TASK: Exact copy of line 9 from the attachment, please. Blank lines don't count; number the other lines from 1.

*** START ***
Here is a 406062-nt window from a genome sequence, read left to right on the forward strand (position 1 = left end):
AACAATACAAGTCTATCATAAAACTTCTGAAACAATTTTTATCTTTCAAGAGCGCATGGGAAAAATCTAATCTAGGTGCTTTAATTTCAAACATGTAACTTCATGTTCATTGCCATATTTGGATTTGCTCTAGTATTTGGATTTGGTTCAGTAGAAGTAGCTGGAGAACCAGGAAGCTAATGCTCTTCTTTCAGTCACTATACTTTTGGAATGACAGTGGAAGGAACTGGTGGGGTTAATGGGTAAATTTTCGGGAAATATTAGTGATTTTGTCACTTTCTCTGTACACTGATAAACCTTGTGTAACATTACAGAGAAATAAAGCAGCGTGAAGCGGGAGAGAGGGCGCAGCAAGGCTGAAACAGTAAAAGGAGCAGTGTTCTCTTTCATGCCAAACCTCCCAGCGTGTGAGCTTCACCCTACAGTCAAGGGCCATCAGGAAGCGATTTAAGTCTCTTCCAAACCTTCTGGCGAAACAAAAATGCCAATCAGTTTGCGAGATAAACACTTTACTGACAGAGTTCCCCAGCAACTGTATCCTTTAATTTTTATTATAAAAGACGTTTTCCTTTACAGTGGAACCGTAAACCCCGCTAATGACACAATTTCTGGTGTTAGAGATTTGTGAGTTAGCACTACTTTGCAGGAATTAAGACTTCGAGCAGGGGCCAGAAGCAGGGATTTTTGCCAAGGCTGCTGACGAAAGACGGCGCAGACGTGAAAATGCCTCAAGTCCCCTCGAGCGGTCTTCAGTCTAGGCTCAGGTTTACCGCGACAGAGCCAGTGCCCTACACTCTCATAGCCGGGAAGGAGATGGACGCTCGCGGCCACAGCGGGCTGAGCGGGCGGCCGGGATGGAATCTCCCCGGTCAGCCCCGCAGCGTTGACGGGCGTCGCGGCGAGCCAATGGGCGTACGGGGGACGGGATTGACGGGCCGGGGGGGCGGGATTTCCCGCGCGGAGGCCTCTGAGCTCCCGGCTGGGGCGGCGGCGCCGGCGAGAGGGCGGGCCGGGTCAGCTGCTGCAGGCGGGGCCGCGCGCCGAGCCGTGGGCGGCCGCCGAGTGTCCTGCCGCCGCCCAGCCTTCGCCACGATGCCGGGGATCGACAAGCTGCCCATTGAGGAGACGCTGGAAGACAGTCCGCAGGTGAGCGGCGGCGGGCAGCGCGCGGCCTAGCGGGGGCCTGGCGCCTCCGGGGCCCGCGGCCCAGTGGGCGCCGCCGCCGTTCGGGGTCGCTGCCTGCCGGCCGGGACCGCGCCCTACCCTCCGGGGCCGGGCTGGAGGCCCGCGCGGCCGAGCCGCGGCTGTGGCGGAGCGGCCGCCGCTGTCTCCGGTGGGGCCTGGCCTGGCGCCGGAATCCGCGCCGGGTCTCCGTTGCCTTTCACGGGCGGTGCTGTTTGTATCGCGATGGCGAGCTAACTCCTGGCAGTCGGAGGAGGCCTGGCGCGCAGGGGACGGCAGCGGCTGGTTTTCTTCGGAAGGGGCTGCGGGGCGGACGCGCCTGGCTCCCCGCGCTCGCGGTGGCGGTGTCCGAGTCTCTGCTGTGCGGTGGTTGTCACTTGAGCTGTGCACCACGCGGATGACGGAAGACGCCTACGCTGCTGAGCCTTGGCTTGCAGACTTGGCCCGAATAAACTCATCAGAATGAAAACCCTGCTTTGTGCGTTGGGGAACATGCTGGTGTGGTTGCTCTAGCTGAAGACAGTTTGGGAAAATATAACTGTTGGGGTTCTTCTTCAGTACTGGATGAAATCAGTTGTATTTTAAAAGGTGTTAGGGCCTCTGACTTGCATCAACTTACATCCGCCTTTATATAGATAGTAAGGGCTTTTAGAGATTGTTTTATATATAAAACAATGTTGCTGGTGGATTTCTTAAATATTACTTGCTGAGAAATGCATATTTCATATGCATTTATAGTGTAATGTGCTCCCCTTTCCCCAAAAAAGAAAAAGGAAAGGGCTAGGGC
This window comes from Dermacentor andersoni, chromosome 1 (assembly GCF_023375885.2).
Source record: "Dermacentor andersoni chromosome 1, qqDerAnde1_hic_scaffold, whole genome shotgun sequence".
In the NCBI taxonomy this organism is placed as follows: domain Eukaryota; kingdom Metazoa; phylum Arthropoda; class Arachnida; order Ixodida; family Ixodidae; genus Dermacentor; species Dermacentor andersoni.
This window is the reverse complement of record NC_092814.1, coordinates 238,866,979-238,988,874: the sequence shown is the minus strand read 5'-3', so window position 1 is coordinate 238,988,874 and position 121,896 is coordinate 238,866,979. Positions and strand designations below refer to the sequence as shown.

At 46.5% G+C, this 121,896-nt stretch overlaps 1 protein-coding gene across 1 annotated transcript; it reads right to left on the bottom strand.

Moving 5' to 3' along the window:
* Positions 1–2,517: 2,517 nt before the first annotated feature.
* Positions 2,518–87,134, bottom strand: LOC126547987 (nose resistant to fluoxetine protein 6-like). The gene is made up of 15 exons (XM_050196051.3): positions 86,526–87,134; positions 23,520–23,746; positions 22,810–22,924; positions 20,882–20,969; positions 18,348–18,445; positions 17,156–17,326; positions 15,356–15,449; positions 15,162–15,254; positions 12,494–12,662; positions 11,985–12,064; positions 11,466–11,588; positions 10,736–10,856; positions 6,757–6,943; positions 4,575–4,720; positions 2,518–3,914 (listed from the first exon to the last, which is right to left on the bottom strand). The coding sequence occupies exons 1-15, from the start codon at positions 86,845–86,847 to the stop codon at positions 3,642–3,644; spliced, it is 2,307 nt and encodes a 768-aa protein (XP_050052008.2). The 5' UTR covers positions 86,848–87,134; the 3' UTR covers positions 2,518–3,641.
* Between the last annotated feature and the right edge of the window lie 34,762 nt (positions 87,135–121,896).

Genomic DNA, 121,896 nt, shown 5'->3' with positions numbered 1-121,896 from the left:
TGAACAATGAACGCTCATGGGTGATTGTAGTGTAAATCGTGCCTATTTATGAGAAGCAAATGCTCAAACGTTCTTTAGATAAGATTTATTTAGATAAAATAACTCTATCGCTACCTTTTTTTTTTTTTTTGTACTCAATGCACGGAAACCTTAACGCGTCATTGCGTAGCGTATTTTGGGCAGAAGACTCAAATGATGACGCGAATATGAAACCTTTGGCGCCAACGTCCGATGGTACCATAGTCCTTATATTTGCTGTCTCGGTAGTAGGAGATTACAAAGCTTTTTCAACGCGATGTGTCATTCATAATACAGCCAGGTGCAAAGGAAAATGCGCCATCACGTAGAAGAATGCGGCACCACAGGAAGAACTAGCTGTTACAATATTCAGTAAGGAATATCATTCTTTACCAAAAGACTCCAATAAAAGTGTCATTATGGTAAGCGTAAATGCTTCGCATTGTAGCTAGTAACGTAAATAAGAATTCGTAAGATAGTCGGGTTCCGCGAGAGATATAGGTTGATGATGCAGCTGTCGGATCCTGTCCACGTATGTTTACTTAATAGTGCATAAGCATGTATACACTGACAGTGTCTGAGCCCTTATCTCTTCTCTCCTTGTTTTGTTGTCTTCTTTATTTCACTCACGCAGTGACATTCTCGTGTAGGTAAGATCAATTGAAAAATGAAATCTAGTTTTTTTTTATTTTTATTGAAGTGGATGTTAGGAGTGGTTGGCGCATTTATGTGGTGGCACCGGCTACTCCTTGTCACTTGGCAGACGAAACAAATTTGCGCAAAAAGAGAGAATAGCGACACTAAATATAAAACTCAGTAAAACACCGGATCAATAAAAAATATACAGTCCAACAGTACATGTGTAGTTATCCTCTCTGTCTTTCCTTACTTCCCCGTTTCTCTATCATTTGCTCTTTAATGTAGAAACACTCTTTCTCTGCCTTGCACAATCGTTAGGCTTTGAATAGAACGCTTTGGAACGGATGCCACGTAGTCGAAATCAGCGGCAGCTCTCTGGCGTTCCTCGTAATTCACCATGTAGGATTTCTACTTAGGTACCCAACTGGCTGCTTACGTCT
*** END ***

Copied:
* Positions 1–2,517: 2,517 nt before the first annotated feature.